Tonight, the Colorado Avalanche will likely be without their captain, 20-year-old Gabe Landeskog, for the sixth-straight game. The Avs have gone 2-3 thus far without No. 92 and there is currently no timetable on his return.
Landeskog was on the receiving end of a massive hit from defenseman Brad Stuart during the Avs’ matchup on January 26th against the San Jose Sharks. He returned to the game after a brief absence, but was ruled out of the Avs’ next contest two days later with what the team described as “head and leg injuries.” The hit itself did not get called for a penalty, however, Avalanche defenseman Ryan O’Byrne was assessed 19 PIMS (2 for instigating, 2 for fighting with a visor, 5 for fighting, and a 10 minute misconduct) when he came to the aid of his fallen captain and fought Brad Stuart. While I do believe Stuart’s hit on Landeskog should have been penalized, I can forgive the non-call because hockey is certainly a fast game and at full speed, it can pass for a good, clean hockey hit. Referees Mike Hasenfratz and Dennis LaRue did err when gifting San Jose 4 minutes of power play time. They forgot the “code” of hockey that allows a player to take exception to a big hit, legal or illegal, to one of his star players, let alone his captain. Stuart probably should have at least been assessed a minor penalty for the hit, although a major penalty or even a match penalty shoudn’t have been out of the question either (St. Louis Blues captain David Backes was assessed a match penalty for a hit in which he didn’t even make contact with Red Wings defenseman Kent Huskins’ head. Backes hit on Huskins). The Sharks would go on to fully take advantage of their 4-minute power play by scoring twice and going on to cruise to a 4-0 victory. Anyway, like I said above, I can forgive the on-ice calls (or non-calls) due to the speed of the game and the fact that penalties are not reviewed in-game.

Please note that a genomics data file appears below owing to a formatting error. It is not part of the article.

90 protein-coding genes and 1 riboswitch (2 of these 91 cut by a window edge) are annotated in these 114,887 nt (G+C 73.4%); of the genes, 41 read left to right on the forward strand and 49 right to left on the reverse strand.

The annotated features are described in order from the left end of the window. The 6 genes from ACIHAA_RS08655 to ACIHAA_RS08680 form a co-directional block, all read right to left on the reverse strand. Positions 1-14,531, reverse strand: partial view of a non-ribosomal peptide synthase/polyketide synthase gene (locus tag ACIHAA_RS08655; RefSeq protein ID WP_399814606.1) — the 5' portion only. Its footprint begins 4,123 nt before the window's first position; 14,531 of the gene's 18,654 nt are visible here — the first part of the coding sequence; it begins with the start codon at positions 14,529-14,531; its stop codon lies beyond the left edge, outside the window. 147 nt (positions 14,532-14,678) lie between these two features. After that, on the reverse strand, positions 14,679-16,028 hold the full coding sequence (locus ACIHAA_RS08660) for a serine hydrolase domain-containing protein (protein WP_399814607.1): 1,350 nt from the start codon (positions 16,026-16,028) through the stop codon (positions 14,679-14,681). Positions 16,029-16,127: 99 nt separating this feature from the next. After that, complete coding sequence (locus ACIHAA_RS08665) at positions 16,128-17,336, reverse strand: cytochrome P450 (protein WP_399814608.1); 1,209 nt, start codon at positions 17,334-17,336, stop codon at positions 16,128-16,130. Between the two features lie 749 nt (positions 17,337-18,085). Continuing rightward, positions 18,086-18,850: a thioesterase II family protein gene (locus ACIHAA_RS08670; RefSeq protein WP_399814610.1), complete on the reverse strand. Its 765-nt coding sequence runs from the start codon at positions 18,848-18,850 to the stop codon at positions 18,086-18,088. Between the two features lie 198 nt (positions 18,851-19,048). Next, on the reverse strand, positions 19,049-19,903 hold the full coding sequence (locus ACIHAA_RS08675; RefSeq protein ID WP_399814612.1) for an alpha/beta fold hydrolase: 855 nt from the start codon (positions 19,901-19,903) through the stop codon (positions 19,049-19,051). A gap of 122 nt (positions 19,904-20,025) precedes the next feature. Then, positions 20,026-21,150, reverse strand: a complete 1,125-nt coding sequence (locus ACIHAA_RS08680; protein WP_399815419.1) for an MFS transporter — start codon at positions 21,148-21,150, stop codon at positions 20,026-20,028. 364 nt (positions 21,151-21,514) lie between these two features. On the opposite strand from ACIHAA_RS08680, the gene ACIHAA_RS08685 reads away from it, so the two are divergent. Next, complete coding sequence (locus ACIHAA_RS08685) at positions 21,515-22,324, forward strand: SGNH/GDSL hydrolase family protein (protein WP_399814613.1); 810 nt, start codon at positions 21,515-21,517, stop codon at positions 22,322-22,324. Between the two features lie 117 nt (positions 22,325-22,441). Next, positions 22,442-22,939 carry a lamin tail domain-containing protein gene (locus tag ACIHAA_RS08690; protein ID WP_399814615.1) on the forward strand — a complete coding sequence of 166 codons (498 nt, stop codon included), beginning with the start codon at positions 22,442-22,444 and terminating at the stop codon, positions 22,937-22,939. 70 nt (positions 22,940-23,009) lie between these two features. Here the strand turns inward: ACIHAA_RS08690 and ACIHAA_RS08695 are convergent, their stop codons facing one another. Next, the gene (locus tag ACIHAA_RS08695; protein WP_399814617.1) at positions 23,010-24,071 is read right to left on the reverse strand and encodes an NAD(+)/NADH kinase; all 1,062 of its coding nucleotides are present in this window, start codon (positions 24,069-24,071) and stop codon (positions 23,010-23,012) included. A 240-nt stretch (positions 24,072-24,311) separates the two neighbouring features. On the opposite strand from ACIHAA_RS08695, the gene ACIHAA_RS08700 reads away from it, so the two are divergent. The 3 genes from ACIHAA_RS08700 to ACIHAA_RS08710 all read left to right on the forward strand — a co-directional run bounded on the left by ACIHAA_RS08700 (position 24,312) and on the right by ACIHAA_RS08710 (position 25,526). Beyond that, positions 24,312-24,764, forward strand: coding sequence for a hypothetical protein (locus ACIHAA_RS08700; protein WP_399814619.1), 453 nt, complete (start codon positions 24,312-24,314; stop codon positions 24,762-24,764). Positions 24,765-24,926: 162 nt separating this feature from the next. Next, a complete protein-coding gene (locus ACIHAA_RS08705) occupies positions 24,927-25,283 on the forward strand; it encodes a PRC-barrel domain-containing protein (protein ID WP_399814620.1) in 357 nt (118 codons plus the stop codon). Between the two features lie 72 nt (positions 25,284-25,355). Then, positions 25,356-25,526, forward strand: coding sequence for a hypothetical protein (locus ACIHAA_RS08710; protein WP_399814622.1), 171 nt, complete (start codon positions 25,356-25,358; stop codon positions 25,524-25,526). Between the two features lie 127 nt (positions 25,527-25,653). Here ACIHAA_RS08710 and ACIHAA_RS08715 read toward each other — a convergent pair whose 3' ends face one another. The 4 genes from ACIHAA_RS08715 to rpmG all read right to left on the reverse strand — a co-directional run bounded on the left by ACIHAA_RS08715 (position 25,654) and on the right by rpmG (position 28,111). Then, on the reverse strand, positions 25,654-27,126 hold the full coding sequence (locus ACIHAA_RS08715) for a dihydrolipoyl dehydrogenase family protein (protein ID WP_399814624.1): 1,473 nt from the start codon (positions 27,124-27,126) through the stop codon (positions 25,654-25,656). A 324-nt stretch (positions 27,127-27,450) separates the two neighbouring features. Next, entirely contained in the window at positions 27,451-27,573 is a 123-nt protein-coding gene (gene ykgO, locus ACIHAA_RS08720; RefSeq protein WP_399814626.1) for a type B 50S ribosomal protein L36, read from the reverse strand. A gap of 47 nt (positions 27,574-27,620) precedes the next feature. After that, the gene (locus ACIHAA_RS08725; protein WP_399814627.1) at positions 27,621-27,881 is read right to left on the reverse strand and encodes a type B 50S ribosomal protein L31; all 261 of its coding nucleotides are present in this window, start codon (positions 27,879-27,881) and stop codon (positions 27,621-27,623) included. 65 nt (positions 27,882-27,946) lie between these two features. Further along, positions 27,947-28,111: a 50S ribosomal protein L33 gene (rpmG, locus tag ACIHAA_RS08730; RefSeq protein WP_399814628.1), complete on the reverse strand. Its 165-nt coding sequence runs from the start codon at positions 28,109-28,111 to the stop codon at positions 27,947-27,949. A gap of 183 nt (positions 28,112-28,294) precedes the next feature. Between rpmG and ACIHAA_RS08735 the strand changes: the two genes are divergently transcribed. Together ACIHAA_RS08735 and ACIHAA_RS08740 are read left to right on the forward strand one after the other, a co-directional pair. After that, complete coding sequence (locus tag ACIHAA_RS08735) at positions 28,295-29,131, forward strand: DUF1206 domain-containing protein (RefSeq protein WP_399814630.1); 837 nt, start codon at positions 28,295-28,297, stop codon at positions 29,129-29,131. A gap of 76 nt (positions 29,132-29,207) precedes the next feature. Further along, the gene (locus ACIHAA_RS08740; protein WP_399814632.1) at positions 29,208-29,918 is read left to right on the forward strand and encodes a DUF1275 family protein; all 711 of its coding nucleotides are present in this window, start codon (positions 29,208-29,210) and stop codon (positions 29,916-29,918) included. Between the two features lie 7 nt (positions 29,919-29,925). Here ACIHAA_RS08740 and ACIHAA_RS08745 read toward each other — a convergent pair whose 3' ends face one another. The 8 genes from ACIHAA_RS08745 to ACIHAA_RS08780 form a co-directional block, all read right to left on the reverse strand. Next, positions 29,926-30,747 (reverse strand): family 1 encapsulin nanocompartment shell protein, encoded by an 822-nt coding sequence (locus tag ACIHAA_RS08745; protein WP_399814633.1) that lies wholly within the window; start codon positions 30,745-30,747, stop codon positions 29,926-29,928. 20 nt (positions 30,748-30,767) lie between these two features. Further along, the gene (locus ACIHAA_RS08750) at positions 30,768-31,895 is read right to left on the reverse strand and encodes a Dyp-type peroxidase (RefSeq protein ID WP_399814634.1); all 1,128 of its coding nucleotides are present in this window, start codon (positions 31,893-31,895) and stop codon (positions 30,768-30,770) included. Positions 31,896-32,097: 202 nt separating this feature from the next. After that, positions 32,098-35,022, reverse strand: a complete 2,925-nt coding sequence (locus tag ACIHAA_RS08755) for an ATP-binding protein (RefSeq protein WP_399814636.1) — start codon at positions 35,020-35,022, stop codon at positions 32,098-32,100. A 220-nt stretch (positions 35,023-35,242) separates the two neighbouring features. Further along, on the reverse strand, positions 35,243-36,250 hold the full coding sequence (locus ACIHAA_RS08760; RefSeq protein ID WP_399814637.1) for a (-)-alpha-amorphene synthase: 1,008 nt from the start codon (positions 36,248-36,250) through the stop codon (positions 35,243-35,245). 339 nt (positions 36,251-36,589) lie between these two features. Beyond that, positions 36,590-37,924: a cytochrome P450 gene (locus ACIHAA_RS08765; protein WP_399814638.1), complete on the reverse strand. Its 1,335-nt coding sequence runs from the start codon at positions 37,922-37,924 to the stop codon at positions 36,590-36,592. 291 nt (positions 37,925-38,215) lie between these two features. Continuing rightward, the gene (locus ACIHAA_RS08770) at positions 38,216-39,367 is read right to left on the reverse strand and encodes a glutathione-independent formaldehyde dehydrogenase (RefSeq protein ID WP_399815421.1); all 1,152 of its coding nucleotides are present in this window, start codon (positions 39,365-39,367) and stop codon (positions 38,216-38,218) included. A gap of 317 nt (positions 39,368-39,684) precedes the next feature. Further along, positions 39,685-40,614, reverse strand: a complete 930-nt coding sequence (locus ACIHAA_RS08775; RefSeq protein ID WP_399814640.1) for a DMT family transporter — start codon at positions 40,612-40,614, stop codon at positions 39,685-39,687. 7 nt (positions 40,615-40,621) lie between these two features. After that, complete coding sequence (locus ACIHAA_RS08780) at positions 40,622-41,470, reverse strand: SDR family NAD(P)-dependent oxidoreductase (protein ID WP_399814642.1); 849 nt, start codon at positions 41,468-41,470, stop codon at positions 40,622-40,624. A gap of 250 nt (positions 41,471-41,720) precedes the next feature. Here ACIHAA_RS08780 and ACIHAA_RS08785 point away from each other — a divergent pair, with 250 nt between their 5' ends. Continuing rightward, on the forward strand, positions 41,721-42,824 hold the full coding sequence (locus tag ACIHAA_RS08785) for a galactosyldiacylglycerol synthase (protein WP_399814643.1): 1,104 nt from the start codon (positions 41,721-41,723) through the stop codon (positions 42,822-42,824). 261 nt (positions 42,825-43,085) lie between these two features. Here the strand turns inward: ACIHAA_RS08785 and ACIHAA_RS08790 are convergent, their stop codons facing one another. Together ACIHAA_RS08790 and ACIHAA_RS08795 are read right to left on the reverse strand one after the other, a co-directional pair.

No Harm, No Foul?
Following the game, the consensus around the league was that Stuart would probably not face supplemental disciplinary action because Landeskog was able to return to the game and appeared okay when he did. No harm, no foul, right?
Not so fast.
Two days later, Landeskog was ruled out of the Avs’ game that night in Edmonton and has not played since. I am not a doctor, nor do I claim to be an expert on concussions, but it is my understanding that symptoms of concussions often present themselves up to a few days after the injury has occurred. This certainly seems to be the case with Landy. So, if you go by the old “no harm, no foul” adage, the hit should have been re-reviewed and Stuart should have been disciplined due to the injuries Landeskog sustained. Below is a clip of the hit.
Not surprisingly, the league received many inquiries from fans wondering why the hit was not disciplined given Landeskog’s injuries. On February 5th, a week and a half after the hit occurred, the NHL’s Vice President of Hockey and Business Development and head disciplinarian, Brendan Shanahan appeared on NHL Network’s NHL Live to discuss the hit on Landeskog and other similar instances that have recently taken place in the NHL.
So, Shanahan explains that Stuart’s hit did not meet ALL the criteria to violate Rule 48.
48.1 Illegal Check to the Head – A hit resulting in contact with an opponent’s head where the head is targeted and the principal point of contact is not permitted. However, in determining whether such a hit should have been permitted, the circumstances of the hit, including whether the opponent put himself in a vulnerable position immediately prior to or simultaneously with the hit or the head contact on an otherwise legal body check was avoidable, can be considered.
Shanahan states that Stuart did not target Landeskog’s head. This is the part of Rule 48 that I have a serious problem with, for two reasons. 1) “Target” implies intent. Now, unless Shanahan is capable of actually reading Brad Stuart’s mind, he, nor anyone else can know his true intent. I don’t think Brad Stuart is a dirty player and wanted to injure Landeskog, but who’s to say what his intent was going for that hit? 2) “Target” should not matter. See Rule 60: